On paper, this clever life-switch comedy should have worked: The actors, the director, the writer, and the concept are all proven successes. The problem is, it's just awful. Barrymore is captivating playing two characters so unlike her public persona, but those characters are horrible people. The humor is tasteless. And it's not funny. Not at all. (Is it too early to ask for a remake?)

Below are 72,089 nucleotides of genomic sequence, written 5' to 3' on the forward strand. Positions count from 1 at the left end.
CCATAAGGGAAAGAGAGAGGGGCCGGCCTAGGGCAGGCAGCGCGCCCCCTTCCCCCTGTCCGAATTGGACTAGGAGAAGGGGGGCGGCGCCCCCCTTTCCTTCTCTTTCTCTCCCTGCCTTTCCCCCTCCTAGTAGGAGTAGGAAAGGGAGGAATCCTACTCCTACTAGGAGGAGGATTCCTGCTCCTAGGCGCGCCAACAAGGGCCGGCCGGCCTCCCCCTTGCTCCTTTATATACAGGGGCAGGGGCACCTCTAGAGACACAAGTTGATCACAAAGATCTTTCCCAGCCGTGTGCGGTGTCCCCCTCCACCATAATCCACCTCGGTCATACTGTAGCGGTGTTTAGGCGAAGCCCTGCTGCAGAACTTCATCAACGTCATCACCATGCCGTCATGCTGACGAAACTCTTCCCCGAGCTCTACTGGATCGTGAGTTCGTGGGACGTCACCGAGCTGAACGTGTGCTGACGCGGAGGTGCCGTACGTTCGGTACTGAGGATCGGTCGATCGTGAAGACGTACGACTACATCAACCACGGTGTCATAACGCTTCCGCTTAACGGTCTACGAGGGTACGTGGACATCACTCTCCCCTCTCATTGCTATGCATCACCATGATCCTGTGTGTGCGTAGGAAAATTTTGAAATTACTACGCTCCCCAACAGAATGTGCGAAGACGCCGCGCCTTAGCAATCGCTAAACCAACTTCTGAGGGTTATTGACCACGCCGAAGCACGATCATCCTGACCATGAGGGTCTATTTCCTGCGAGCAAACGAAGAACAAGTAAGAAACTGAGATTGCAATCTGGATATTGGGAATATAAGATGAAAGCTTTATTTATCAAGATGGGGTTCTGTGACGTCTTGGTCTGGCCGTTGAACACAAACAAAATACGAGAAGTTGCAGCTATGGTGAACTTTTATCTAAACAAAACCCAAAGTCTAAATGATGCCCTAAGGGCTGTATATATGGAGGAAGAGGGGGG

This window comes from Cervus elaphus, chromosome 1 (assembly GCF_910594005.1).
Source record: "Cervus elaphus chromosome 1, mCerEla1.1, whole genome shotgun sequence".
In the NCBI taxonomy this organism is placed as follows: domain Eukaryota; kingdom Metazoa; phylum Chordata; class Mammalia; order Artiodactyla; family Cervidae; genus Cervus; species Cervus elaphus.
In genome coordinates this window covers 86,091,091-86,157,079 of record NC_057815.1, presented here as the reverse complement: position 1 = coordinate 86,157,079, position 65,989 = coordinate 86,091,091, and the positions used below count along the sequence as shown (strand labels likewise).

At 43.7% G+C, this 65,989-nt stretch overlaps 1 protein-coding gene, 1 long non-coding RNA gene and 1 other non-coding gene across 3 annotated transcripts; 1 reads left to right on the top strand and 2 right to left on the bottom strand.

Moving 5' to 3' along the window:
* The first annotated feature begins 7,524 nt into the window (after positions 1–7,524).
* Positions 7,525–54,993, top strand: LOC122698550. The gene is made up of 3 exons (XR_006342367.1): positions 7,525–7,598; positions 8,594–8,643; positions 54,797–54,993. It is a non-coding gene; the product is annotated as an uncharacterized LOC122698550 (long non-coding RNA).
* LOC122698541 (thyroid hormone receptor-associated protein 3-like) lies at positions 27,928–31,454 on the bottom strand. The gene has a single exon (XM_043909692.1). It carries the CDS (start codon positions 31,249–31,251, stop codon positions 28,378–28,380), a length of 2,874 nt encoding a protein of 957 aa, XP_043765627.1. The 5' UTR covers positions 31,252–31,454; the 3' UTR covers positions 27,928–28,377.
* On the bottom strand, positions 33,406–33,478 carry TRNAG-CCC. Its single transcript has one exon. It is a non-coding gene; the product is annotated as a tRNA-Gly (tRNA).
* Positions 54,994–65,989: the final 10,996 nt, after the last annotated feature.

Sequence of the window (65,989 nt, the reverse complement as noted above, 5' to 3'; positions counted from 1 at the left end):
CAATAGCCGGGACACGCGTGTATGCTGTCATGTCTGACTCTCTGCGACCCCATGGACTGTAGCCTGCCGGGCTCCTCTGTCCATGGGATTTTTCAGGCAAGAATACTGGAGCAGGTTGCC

Worse, The Stand In is mean-spirited to movie fans. Given that Barrymore is also the movie's producer, it feels a bit like she's venting at us, the viewers. Candy Black is a comedic actress who's known for humiliating pratfalls -- which has taken a toll on her psyche. She's a nasty piece of work, oddly resenting moviegoers for making her a box office success. When she and Paula encounter adoring fans who want to take a selfie, there's an air of, "poor actors, they're so put upon." For Candy, there's no moment of personal responsibility -- no realization that she could say no to those roles or that she could have chosen to take herself out of the film industry instead of being forced out. And, when Paula is thrilled to mingle with adoring fans, it's shown as a character flaw -- she's clamoring for the limelight, and, the movie suggests, there's shame in that. As this is a romantic comedy of sorts, you know a happy ending is coming. But when it does, it doesn't feel satisfying, it feels icky -- closer to the end of The Wolf of Wall Street, when you learn that the rich and famous never really pay the price. And maybe that's the point of making this movie: It's not a comedy for us. Candy Black makes it clear that she's tired of audiences laughing at her; perhaps this movie allows the filmmakers to laugh at us.